Despite the FKNK’s attempts to have Mr Packham arrested, it seems the police decided we hadn’t broken the law. The same cannot be said for all the hunters. Clearly we do not know if the hunters who shot the protected birds featured in our films are members of the FKNK or not; we certainly never claimed that they were. But given the news about the bird cemetery found in Mizieb, the woods your members were so keen to have us thrown out of, you’ll have to forgive us if we don’t join you in congratulating your members on observing the regulations.

Jez Toogood, Bristol, UK

Misleading propaganda on hunting

I feel compelled to write to you concerning the visit to Malta by Chris Packham and the misleading propaganda portrayed in his YouTube series ‘Massacre on Migration’.
For those not conversant with hunting in Malta, the short spring hunting season, which is legal under Maltese and EU law, consists of 19 half days and permits the shooting of a maximum of 11,000 turtle doves and 5,000 quail (this season).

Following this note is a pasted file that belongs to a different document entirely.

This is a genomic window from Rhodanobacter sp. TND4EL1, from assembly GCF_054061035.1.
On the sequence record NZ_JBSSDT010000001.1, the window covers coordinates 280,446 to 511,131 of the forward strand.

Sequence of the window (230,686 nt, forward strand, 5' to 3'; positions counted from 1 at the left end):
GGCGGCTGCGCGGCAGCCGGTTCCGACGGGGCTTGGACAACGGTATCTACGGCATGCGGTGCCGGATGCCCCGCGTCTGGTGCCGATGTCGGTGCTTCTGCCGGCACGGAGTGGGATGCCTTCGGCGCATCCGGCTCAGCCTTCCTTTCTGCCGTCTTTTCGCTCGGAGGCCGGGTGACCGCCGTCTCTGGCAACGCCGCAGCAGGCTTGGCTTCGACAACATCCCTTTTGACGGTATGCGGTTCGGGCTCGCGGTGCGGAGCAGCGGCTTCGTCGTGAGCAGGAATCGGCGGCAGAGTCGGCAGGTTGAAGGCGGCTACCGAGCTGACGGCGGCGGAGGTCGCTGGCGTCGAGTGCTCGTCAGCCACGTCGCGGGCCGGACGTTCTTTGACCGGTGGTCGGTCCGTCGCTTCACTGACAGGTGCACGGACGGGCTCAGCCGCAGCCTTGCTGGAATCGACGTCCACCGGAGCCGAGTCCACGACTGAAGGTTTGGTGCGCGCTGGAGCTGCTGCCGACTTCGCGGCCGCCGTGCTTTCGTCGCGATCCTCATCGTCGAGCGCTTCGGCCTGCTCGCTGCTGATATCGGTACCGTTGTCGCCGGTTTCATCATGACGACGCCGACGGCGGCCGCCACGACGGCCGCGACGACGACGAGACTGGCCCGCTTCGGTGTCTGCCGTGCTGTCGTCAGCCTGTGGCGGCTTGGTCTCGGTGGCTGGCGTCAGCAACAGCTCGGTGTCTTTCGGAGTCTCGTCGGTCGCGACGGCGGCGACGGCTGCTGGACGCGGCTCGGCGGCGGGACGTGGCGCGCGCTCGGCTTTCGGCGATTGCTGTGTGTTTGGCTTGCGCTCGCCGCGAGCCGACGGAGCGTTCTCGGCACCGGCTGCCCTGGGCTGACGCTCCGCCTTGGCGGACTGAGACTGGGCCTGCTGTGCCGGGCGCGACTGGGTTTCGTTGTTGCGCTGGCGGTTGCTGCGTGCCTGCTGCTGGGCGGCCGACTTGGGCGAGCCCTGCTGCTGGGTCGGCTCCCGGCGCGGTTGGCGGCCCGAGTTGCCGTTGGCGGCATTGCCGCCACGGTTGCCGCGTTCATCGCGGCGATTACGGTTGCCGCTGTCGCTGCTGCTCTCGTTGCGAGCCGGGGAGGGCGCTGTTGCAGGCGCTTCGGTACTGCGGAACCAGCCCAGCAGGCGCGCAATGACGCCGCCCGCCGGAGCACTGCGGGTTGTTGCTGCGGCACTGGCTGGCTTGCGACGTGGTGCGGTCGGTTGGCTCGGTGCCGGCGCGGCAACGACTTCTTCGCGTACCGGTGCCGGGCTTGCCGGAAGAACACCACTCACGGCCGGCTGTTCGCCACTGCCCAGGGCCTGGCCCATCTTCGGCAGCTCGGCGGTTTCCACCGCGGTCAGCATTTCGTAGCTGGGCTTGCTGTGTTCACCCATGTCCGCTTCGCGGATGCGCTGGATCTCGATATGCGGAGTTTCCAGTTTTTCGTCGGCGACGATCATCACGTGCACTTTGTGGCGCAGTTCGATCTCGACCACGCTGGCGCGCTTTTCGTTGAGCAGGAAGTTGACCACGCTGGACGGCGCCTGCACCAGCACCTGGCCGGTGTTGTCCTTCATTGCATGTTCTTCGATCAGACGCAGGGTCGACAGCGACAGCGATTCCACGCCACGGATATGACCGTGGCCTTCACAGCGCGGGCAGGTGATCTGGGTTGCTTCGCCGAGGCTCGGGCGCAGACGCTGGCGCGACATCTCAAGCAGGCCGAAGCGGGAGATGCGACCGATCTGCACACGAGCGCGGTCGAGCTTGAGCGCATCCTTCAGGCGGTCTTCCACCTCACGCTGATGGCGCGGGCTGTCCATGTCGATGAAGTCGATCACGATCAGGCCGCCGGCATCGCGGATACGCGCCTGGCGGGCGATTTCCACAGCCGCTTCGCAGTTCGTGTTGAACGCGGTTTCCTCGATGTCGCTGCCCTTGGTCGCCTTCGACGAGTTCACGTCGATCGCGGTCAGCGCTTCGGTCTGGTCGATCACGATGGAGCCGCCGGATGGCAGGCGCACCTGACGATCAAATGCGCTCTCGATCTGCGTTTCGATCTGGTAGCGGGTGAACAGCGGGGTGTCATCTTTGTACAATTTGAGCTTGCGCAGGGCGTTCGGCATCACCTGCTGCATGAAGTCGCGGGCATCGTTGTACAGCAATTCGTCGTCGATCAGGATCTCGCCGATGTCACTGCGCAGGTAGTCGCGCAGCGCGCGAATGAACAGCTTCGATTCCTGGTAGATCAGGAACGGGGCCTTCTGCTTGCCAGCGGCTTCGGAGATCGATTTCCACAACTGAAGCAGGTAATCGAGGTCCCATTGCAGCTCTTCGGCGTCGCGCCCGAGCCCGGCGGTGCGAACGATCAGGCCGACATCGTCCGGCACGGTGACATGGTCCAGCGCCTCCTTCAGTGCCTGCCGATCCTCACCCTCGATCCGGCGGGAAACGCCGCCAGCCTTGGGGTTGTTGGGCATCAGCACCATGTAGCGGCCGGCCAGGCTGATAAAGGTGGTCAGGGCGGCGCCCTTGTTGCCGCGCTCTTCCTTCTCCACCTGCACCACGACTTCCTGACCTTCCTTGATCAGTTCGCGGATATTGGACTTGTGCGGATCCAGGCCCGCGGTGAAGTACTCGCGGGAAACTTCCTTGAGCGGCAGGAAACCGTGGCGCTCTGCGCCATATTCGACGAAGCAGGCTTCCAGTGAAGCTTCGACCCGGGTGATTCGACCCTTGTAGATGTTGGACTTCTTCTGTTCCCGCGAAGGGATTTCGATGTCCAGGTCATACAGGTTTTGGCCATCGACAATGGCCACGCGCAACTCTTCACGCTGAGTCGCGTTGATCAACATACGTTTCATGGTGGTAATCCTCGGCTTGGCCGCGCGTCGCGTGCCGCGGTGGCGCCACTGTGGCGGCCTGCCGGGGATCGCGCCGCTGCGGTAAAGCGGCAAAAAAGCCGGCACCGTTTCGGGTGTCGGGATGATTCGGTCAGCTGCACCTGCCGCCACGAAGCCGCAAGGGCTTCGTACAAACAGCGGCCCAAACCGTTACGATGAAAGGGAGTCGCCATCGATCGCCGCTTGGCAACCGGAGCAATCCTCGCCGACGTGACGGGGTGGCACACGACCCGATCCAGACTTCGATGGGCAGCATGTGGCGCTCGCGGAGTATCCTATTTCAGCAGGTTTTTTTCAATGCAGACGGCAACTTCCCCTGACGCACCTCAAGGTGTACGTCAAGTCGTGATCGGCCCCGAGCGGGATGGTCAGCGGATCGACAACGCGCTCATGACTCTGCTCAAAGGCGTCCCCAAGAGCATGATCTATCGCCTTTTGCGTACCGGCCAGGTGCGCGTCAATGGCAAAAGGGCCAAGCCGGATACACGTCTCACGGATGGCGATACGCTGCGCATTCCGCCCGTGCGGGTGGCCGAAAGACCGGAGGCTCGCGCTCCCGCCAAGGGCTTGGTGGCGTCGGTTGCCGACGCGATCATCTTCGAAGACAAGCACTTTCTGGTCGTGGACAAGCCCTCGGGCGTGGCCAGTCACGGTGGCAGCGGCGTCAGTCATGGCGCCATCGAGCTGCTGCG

This is a miniscule quota when compared to the estimated 3 million quail and 2-3 million turtledoves shot every year in the remaining EU countries. It can therefore be concluded that the shooting of these species on Malta has an insignificant effect on the overall European population.
Furthermore Mr Packham has implied that the decline in the UK turtledove population can be partly blamed upon the shooting of turtledoves on Malta. This is not the case.
Scientific research (Browne and Aebischer) carried out here in the UK has concluded that the decline in the UK turtle dove population is almost entirely due to changes in farming practices.